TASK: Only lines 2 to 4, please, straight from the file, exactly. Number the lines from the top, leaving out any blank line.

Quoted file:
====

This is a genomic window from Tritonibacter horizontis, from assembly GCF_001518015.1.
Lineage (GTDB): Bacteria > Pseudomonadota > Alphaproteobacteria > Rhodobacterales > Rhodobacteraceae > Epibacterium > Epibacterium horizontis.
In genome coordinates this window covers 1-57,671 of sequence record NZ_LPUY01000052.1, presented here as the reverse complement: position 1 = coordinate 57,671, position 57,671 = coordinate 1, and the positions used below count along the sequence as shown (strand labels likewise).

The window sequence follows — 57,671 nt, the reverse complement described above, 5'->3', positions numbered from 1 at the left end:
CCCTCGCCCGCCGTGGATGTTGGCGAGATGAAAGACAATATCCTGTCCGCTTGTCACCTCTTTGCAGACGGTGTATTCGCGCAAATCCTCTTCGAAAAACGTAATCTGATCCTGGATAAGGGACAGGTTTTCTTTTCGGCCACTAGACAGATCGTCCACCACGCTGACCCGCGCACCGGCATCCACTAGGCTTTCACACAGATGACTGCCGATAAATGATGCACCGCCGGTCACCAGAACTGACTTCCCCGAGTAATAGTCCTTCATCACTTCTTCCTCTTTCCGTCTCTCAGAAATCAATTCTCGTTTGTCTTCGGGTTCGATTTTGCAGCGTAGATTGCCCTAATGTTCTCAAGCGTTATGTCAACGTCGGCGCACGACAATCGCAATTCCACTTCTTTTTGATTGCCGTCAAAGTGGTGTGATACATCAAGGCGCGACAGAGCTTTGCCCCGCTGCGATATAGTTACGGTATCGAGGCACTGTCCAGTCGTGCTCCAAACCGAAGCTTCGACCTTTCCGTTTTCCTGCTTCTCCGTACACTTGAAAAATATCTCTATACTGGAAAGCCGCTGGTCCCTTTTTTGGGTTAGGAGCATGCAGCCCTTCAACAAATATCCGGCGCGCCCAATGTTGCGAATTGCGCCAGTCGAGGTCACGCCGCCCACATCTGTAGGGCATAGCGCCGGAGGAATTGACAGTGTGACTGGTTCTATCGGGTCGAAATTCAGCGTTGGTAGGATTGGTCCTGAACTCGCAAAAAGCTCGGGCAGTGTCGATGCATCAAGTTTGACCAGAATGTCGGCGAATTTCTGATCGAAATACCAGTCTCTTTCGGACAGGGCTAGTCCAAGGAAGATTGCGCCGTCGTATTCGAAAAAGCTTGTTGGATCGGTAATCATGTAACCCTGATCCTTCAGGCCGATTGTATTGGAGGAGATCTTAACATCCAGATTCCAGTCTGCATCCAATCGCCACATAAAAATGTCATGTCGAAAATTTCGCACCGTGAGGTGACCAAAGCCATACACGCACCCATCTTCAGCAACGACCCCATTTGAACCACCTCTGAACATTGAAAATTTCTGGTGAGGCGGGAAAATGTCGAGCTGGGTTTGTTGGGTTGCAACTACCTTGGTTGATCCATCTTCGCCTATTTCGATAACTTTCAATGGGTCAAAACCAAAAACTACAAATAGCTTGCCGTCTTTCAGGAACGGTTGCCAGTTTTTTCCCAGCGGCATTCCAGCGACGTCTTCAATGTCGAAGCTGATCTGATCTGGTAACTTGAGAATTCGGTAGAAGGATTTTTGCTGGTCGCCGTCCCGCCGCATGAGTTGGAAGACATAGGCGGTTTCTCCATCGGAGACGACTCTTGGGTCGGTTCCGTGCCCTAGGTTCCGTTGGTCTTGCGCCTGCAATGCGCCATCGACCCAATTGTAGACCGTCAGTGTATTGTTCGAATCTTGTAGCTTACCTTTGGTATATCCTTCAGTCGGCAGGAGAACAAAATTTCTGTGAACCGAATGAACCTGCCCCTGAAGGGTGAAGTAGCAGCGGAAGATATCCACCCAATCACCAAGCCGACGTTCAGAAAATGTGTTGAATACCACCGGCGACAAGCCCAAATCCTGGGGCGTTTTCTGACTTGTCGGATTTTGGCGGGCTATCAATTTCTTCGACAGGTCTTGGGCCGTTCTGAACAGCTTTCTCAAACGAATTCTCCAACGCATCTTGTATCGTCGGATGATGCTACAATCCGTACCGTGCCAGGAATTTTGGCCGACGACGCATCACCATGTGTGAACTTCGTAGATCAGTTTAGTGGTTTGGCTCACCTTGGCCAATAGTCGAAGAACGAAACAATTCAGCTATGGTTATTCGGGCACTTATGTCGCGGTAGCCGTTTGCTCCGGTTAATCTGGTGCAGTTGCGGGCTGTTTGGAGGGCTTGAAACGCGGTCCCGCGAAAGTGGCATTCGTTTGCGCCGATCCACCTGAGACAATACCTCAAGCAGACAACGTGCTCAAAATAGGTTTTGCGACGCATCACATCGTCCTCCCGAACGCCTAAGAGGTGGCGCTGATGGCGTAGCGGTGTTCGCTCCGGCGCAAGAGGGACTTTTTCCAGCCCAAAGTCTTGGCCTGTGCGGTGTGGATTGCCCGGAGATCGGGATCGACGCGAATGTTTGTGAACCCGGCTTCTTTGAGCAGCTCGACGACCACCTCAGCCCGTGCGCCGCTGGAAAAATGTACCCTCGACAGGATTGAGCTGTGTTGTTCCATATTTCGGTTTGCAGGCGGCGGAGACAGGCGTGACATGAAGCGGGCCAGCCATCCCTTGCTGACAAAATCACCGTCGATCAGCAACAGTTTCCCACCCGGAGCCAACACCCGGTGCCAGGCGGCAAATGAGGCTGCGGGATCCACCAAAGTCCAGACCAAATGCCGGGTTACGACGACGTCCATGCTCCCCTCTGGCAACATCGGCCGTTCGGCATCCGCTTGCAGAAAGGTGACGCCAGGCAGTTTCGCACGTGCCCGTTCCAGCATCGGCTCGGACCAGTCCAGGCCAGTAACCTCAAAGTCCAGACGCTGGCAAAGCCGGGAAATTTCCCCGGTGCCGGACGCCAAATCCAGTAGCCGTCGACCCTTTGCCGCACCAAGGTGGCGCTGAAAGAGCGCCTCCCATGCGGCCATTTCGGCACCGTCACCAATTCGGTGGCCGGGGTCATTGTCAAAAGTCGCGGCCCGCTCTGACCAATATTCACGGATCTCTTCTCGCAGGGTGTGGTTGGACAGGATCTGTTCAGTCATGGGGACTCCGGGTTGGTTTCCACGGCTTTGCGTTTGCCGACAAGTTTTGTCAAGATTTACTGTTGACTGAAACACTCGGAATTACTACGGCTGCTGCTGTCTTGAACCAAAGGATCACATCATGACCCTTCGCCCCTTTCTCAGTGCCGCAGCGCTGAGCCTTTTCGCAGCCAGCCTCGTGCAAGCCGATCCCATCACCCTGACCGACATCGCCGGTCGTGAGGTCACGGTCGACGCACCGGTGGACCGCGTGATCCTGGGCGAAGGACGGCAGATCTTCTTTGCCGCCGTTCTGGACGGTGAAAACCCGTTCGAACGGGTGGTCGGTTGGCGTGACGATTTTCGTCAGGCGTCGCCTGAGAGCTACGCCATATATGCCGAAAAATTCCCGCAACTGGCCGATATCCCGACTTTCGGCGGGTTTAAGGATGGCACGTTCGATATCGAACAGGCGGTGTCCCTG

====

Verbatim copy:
Lineage (GTDB): Bacteria > Pseudomonadota > Alphaproteobacteria > Rhodobacterales > Rhodobacteraceae > Epibacterium > Epibacterium horizontis.
In genome coordinates this window covers 1-57,671 of sequence record NZ_LPUY01000052.1, presented here as the reverse complement: position 1 = coordinate 57,671, position 57,671 = coordinate 1, and the positions used below count along the sequence as shown (strand labels likewise).

The window sequence follows — 57,671 nt, the reverse complement described above, 5'->3', positions numbered from 1 at the left end: